• Recruited and hired team members
  • Managed major team projects

Do you see the difference?  Jane’s background reflects additional skills such as costs savings, vendor management, systems implementation etc…

Additionally, here are some more tips on how to write a great resume:

  • For experienced job seekers, do not list all of your experience.  Go back ten to fifteen years MAXIMUM and move forward from there.   Again, ensure your resume is no more than two pages in length.
  • For entry-level job seekers, focus on the experiences MOST relevant to the job. Keep your resume to one page.
    • TIP: To all college students; do EVERYTHING that you can to get an internship in your field of interest.  This experience is of immense value in your job search.
  • For those looking to make a career change, break the experience section of your resume into two parts:
    • Relevant Experience (for the experience most relevant to your desired job)
    • Additional Work Experience (outlining other work experiences)

Now, for those of you who work as Freelancers or Consultants…you may be thinking — “How do I keep my resume to a maximum of two pages? I’ve worked for so many different places.” Keep reading! The answer is below.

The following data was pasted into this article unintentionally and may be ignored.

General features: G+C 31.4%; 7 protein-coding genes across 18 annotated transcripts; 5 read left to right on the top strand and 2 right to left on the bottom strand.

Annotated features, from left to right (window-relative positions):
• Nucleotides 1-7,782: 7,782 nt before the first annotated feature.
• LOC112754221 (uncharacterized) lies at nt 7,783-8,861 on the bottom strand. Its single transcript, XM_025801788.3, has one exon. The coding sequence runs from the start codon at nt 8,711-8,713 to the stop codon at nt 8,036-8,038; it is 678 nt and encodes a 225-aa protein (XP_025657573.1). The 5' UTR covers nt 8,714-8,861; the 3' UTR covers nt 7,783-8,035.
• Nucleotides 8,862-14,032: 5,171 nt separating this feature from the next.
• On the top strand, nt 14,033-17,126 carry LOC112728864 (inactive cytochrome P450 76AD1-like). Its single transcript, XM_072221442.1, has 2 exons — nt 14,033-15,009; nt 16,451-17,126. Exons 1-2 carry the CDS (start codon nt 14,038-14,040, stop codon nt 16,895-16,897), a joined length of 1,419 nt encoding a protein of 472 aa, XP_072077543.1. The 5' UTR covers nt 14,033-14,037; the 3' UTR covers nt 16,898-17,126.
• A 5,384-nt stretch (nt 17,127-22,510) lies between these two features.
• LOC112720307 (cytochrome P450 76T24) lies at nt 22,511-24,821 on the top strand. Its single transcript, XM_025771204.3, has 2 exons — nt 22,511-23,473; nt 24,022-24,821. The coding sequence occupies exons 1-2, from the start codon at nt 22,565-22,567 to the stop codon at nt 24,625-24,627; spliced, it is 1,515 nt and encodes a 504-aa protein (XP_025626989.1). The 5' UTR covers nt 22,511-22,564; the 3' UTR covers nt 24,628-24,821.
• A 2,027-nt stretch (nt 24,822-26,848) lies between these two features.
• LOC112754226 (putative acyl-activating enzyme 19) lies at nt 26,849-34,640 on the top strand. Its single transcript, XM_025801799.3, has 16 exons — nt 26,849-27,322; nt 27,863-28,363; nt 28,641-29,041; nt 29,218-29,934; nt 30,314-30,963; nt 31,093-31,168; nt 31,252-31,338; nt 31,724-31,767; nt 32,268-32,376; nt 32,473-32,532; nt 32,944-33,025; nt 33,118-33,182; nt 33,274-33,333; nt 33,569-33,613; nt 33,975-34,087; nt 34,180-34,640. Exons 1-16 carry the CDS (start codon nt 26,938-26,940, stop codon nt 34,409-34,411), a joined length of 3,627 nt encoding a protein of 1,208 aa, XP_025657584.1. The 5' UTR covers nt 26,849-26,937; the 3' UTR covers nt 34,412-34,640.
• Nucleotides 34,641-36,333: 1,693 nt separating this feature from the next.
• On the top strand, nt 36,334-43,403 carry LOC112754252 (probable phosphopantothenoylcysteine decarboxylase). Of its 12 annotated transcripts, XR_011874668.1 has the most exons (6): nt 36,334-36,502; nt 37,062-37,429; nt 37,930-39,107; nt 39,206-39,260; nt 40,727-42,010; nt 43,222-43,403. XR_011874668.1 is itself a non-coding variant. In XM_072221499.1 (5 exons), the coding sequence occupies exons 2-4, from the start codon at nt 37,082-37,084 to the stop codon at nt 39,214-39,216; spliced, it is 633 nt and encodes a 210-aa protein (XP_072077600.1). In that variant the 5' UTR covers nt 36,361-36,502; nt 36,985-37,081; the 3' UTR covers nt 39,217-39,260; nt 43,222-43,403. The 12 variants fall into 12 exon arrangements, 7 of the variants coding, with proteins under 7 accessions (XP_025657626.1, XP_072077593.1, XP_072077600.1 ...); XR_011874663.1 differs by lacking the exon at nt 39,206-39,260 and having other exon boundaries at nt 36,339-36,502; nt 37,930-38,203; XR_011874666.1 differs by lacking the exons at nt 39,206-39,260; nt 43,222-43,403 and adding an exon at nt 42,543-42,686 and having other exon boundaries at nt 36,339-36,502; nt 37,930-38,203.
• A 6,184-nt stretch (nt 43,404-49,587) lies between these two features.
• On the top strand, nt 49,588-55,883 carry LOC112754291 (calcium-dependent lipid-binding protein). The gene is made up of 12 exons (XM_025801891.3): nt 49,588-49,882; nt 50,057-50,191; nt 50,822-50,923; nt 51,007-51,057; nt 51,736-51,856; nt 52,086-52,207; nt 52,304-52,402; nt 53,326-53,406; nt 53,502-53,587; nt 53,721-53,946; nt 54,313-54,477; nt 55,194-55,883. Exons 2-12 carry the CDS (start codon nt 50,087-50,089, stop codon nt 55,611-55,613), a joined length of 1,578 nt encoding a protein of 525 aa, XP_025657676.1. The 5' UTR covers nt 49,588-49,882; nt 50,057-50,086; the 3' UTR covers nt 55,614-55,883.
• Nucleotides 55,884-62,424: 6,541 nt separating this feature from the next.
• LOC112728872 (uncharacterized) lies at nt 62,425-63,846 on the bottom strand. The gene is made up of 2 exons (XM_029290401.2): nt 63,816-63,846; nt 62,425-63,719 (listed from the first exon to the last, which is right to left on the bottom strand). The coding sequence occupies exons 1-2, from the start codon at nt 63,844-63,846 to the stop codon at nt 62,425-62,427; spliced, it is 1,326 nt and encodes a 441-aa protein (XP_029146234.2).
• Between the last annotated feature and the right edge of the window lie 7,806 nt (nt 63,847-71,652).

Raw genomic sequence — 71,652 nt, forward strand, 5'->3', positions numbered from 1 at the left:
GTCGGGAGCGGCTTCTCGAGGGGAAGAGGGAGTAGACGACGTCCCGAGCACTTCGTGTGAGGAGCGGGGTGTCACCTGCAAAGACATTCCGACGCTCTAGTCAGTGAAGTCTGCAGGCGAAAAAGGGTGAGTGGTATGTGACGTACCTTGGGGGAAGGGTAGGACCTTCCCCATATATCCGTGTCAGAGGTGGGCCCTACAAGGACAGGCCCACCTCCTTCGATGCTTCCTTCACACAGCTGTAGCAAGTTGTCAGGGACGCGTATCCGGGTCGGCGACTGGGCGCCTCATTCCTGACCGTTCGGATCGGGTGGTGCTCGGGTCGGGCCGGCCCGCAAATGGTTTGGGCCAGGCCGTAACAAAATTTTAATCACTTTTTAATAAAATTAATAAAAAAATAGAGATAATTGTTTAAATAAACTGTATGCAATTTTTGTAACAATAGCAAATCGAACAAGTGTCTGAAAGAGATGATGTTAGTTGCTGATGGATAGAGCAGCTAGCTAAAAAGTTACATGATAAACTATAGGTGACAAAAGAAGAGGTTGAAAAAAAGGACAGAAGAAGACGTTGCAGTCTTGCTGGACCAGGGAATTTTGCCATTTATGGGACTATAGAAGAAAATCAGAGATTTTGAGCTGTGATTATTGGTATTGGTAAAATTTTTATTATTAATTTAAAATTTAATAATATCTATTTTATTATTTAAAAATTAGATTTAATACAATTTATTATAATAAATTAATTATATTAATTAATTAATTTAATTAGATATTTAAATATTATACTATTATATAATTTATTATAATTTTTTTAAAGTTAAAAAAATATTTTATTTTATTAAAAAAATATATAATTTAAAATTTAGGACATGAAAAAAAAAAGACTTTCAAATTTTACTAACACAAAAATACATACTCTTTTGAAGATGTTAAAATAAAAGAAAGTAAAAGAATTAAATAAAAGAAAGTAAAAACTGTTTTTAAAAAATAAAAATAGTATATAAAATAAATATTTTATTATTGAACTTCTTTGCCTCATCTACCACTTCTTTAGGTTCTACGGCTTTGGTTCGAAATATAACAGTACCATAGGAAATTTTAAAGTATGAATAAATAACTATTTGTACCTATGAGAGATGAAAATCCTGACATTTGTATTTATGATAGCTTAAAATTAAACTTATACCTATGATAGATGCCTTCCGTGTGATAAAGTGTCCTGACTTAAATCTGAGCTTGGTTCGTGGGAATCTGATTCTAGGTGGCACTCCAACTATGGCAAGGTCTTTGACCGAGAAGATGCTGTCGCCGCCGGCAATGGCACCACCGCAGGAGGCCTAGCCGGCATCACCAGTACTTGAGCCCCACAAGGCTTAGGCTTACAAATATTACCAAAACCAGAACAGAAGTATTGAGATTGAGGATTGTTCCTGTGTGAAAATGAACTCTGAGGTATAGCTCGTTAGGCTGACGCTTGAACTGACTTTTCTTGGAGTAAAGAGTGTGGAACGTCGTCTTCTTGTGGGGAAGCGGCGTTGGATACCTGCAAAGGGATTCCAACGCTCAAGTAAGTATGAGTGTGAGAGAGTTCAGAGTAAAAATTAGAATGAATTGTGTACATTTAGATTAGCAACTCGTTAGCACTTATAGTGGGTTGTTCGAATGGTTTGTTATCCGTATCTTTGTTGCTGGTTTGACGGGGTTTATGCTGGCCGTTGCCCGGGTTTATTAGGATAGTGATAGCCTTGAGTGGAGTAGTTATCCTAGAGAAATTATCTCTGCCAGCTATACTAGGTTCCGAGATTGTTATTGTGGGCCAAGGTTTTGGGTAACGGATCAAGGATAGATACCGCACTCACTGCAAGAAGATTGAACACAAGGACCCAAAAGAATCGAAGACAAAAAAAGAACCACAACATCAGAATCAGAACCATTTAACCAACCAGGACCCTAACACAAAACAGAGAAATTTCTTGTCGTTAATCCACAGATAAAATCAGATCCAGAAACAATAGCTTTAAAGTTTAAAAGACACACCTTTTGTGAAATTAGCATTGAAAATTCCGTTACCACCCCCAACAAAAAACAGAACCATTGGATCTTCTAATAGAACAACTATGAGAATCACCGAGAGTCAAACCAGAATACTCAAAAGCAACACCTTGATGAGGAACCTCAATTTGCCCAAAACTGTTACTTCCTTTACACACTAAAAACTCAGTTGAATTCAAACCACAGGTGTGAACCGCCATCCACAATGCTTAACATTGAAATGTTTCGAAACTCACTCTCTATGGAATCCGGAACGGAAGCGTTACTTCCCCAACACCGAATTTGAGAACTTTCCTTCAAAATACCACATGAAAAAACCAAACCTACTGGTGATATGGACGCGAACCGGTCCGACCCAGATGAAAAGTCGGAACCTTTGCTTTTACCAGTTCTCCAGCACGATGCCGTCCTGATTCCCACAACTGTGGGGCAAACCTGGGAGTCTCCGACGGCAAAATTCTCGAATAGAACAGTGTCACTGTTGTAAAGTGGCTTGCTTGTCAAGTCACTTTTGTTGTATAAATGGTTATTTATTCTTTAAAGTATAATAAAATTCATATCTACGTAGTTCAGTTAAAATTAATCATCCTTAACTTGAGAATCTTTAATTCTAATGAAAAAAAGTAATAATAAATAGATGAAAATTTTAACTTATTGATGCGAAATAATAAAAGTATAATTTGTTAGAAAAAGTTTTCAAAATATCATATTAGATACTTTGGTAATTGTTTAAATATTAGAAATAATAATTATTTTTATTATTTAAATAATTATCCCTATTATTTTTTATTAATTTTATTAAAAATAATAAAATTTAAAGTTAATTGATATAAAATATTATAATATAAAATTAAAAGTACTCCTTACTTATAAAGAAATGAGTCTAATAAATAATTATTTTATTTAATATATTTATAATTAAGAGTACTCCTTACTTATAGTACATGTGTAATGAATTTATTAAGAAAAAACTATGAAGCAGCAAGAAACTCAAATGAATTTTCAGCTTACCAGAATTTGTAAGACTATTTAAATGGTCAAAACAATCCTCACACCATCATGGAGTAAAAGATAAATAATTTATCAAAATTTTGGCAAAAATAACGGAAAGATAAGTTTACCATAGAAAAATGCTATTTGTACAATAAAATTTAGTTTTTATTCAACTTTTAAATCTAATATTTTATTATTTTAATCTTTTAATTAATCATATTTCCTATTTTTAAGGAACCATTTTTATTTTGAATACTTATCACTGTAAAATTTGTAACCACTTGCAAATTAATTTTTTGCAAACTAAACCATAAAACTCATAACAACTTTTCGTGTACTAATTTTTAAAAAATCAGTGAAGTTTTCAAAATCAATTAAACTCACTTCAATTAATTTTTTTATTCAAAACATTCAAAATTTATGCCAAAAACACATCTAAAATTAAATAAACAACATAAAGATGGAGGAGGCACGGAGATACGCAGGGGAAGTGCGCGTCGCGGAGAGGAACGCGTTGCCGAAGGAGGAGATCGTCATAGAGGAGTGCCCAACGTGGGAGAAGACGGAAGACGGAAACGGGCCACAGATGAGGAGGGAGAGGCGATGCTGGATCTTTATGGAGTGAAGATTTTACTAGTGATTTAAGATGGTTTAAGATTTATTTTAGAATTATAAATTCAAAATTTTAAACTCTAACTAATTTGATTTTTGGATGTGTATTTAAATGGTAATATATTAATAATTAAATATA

2) What type of resume format should I use?

There are 2 commonly accepted formats for resume writing.  Each is briefly described below with recommendations on the ideal situation for using each of these formats.

  • Chronological: A chronological resume lists your work experience in chronological order most recent role first by employer.  This is the most commonly recognized and accepted format by employers.  Although the most recommended format, it is BEST when an individual has a solid work history.  If you have changed jobs frequently or are attempting to make a major career change, I would not recommend this format.  It will unnecessarily draw attention to your job changes.
    • Click here for a Chronological Resume Example. Again, this is the most commonly used format.  A good chronological resume will demonstrate a variety of experiences within your field and relating to your dream job.